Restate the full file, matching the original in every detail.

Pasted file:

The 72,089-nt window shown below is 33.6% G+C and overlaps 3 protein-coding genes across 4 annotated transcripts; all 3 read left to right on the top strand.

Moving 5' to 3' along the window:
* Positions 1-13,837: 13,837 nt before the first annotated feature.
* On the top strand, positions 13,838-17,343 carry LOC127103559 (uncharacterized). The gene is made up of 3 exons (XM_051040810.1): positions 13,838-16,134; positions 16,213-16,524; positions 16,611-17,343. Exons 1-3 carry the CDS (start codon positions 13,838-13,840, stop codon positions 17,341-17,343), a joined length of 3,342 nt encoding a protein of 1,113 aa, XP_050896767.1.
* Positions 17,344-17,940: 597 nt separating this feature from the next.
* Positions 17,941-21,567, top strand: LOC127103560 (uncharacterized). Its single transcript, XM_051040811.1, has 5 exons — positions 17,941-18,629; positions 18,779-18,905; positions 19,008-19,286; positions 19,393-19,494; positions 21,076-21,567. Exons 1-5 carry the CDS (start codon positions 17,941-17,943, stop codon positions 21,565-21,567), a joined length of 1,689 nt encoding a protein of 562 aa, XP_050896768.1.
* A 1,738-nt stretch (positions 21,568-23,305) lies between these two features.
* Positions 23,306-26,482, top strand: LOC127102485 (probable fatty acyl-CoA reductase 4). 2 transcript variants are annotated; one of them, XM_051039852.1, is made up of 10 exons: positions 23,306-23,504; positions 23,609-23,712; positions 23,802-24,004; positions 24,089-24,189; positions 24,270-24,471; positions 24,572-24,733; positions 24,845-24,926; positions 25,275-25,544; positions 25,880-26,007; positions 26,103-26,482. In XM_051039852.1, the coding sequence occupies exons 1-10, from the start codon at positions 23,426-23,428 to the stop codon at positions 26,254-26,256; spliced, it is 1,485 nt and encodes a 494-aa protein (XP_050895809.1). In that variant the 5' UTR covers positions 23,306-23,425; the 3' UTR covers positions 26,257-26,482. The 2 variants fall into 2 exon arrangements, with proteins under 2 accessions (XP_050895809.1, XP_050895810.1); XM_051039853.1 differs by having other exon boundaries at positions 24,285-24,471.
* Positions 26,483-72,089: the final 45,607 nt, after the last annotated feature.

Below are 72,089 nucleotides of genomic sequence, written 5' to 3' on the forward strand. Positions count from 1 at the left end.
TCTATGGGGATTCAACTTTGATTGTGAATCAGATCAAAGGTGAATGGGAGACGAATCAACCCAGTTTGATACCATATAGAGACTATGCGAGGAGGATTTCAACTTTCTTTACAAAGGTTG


The 72,089-nt window shown below is 33.6% G+C and overlaps 3 protein-coding genes across 4 annotated transcripts; all 3 read left to right on the top strand.

Moving 5' to 3' along the window:
* Positions 1-13,837: 13,837 nt before the first annotated feature.
* On the top strand, positions 13,838-17,343 carry LOC127103559 (uncharacterized). The gene is made up of 3 exons (XM_051040810.1): positions 13,838-16,134; positions 16,213-16,524; positions 16,611-17,343. Exons 1-3 carry the CDS (start codon positions 13,838-13,840, stop codon positions 17,341-17,343), a joined length of 3,342 nt encoding a protein of 1,113 aa, XP_050896767.1.
* Positions 17,344-17,940: 597 nt separating this feature from the next.
* Positions 17,941-21,567, top strand: LOC127103560 (uncharacterized). Its single transcript, XM_051040811.1, has 5 exons — positions 17,941-18,629; positions 18,779-18,905; positions 19,008-19,286; positions 19,393-19,494; positions 21,076-21,567. Exons 1-5 carry the CDS (start codon positions 17,941-17,943, stop codon positions 21,565-21,567), a joined length of 1,689 nt encoding a protein of 562 aa, XP_050896768.1.
* A 1,738-nt stretch (positions 21,568-23,305) lies between these two features.
* Positions 23,306-26,482, top strand: LOC127102485 (probable fatty acyl-CoA reductase 4). 2 transcript variants are annotated; one of them, XM_051039852.1, is made up of 10 exons: positions 23,306-23,504; positions 23,609-23,712; positions 23,802-24,004; positions 24,089-24,189; positions 24,270-24,471; positions 24,572-24,733; positions 24,845-24,926; positions 25,275-25,544; positions 25,880-26,007; positions 26,103-26,482. In XM_051039852.1, the coding sequence occupies exons 1-10, from the start codon at positions 23,426-23,428 to the stop codon at positions 26,254-26,256; spliced, it is 1,485 nt and encodes a 494-aa protein (XP_050895809.1). In that variant the 5' UTR covers positions 23,306-23,425; the 3' UTR covers positions 26,257-26,482. The 2 variants fall into 2 exon arrangements, with proteins under 2 accessions (XP_050895809.1, XP_050895810.1); XM_051039853.1 differs by having other exon boundaries at positions 24,285-24,471.
* Positions 26,483-72,089: the final 45,607 nt, after the last annotated feature.

Below are 72,089 nucleotides of genomic sequence, written 5' to 3' on the forward strand. Positions count from 1 at the left end.
TCTATGGGGATTCAACTTTGATTGTGAATCAGATCAAAGGTGAATGGGAGACGAATCAACCCAGTTTGATACCATATAGAGACTATGCGAGGAGGATTTCAACTTTCTTTACAAAGGTTG